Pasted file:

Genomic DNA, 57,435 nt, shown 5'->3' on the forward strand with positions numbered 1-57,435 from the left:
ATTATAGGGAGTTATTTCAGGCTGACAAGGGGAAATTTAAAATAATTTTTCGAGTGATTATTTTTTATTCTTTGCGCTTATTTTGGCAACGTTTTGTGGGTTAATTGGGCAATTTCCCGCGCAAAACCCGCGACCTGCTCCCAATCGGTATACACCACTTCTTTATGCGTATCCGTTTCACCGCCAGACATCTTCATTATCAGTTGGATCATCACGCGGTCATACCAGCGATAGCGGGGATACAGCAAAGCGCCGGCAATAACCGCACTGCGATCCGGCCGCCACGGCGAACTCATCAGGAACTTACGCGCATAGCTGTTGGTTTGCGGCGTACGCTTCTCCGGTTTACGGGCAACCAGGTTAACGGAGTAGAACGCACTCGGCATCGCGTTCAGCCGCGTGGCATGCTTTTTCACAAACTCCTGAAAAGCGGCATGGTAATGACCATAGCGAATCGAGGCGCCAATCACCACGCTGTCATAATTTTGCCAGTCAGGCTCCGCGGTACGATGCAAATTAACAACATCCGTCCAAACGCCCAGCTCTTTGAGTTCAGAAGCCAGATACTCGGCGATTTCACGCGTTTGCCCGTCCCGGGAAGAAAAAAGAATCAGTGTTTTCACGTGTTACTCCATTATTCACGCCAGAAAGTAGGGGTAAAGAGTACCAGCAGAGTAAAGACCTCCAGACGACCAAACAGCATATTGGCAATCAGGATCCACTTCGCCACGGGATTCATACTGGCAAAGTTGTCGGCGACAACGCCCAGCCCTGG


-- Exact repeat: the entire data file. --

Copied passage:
Genomic DNA, 57,435 nt, shown 5'->3' on the forward strand with positions numbered 1-57,435 from the left:
ATTATAGGGAGTTATTTCAGGCTGACAAGGGGAAATTTAAAATAATTTTTCGAGTGATTATTTTTTATTCTTTGCGCTTATTTTGGCAACGTTTTGTGGGTTAATTGGGCAATTTCCCGCGCAAAACCCGCGACCTGCTCCCAATCGGTATACACCACTTCTTTATGCGTATCCGTTTCACCGCCAGACATCTTCATTATCAGTTGGATCATCACGCGGTCATACCAGCGATAGCGGGGATACAGCAAAGCGCCGGCAATAACCGCACTGCGATCCGGCCGCCACGGCGAACTCATCAGGAACTTACGCGCATAGCTGTTGGTTTGCGGCGTACGCTTCTCCGGTTTACGGGCAACCAGGTTAACGGAGTAGAACGCACTCGGCATCGCGTTCAGCCGCGTGGCATGCTTTTTCACAAACTCCTGAAAAGCGGCATGGTAATGACCATAGCGAATCGAGGCGCCAATCACCACGCTGTCATAATTTTGCCAGTCAGGCTCCGCGGTACGATGCAAATTAACAACATCCGTCCAAACGCCCAGCTCTTTGAGTTCAGAAGCCAGATACTCGGCGATTTCACGCGTTTGCCCGTCCCGGGAAGAAAAAAGAATCAGTGTTTTCACGTGTTACTCCATTATTCACGCCAGAAAGTAGGGGTAAAGAGTACCAGCAGAGTAAAGACCTCCAGACGACCAAACAGCATATTGGCAATCAGGATCCACTTCGCCACGGGATTCATACTGGCAAAGTTGTCGGCGACAACGCCCAGCCCTGG